PROGRAMME & SPEAKERS
ICEM 2019 Workshop: Climate Risk, Adaptation & Resilience
Workshop Title: Climate Risk, Adaptation & Resilience for Electric Utilities
When: Tuesday 25th June 16:15-18:00 CEST
Where: DTU Lyngby Meeting Centre, Building 101, Conference Room M1
Conference pathway: Climate Change: Resilience & Adaptation ⚠
This workshop focuses on efforts to identify and mitigate risks associated with climate change in the power sector. The speakers will discuss current research strategies, both generally and within their organizations.
Schedule (click to expand):
Jan Dutton, Prescient Weather & ClimBiz
Gary Geernaert, US Department of Energy
A major heat wave in 2004 led to a multi-day blackout of the electric grid in several Western states, triggered by failures at a few power stations along major transmission lines. The heat waves and blackout were used to simulate conditions that might be experienced after two or three decades of climate warming, demonstrating that: (a) grid stability is dominated by key transition lines; (b) much of the US grid is operating near its engineering threshold; (c) multiple blackouts would be likely in a 2035 scenario; and (d) the national economic drag from climate change and blackouts could be significant.
John A Dutton, Prescient Weather & ClimBiz
The electric power industry faces issues created by climate change and decreasing renewable energy costs. Effective strategic and capital expenditure plans require an integrated analysis with three elements: probabilistic scenarios of the change of the key environmental variables, a mathematical and numerical model of the electric power system, and a method for assessing the relative importance of multiple criteria. Here we use CMIP5 simulations, a model of a large U.S. electric network, and a decision process focused on profitability, reliability, and responsibility.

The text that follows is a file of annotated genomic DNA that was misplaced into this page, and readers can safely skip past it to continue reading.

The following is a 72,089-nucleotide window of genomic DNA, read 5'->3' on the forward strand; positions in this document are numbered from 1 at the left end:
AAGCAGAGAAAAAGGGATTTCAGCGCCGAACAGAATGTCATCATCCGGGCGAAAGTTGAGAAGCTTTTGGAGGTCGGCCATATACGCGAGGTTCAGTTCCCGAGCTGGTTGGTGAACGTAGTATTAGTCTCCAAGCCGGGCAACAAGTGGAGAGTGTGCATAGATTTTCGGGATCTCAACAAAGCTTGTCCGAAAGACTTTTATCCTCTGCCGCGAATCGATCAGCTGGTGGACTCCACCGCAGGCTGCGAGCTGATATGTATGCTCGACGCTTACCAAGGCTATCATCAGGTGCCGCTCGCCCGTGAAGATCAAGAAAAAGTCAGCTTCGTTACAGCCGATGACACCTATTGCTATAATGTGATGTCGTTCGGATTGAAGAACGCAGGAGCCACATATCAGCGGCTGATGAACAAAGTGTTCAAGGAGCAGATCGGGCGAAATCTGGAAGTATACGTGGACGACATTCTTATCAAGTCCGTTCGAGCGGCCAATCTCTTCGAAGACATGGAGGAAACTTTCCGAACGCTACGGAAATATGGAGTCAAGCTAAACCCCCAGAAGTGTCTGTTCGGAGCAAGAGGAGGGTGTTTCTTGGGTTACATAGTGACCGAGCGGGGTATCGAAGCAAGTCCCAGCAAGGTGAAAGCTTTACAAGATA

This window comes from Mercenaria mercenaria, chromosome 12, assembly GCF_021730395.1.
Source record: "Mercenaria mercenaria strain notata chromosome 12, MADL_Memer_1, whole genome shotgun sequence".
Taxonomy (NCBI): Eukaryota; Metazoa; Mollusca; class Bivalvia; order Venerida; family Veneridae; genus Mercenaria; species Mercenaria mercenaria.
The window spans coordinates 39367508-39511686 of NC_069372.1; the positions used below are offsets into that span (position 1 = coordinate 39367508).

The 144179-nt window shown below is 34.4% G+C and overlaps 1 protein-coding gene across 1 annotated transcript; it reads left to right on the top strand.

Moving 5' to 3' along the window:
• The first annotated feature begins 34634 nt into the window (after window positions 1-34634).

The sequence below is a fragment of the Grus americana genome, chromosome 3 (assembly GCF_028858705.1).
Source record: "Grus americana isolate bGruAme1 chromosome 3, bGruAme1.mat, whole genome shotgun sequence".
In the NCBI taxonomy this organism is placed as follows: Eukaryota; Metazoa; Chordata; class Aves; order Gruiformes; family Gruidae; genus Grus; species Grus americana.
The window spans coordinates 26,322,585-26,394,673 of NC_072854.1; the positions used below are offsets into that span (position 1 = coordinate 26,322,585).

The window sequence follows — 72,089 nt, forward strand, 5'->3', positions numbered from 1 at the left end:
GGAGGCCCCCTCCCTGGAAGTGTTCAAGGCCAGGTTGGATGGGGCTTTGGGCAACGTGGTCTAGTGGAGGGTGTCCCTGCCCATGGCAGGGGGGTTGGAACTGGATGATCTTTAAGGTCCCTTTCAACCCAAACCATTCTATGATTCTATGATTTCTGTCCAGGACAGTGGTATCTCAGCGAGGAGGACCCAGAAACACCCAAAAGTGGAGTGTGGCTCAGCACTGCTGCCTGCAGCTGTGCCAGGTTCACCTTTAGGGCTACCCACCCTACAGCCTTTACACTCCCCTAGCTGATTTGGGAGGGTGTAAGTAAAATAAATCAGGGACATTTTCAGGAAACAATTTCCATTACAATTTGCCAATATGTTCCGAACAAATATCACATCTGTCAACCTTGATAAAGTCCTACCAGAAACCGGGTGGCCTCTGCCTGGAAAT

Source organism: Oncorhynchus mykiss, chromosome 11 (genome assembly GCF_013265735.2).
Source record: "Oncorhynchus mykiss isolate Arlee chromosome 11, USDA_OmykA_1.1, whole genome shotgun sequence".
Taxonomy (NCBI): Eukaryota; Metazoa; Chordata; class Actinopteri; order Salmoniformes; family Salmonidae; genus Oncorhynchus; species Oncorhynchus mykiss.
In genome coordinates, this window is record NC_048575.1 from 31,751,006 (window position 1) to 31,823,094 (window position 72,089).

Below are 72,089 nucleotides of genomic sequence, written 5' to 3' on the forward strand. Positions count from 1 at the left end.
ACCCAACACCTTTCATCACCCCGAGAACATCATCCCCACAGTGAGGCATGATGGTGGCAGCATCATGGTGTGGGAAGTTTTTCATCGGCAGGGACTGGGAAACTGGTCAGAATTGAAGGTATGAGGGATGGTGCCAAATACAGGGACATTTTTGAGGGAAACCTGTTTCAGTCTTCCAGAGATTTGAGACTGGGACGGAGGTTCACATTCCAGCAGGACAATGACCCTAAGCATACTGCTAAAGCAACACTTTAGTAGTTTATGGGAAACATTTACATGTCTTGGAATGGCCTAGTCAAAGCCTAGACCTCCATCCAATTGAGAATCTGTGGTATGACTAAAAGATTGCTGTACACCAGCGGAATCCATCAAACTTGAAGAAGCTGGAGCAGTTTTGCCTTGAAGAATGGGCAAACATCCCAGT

Antoine Badinier, EDF
EDF, a global leader in low-carbon energy, is increasingly exposed to climate change in all its activities, including generation, sales & trading, and grid variability. In the ongoing inevitable energy transition, we need to improve weather and climate forecasts and services and to develop new products and expertise to adapt our long term strategy to these challenges. This presentation will describe our activities and what we must do to succeed in this new paradigm for the energy sector.
Jean Thorey, RTE
RTE, the French TSO, faces multiple climate risks, including long term generation adequacy and weather damage to facilities. The main inputs are assumptions about the evolution of electricity generation and consumption along with long-term climate scenarios from Meteo France. The major tool for generation adequacy is Antares, open-source software for unit commitment optimization with a Monte-Carlo scenario builder. Typical issues are the effects of massive development of electric vehicles and renewables on the electricity market and on greenhouse gas emissions and whether underground cables will suffer from heat waves in urban heat islands.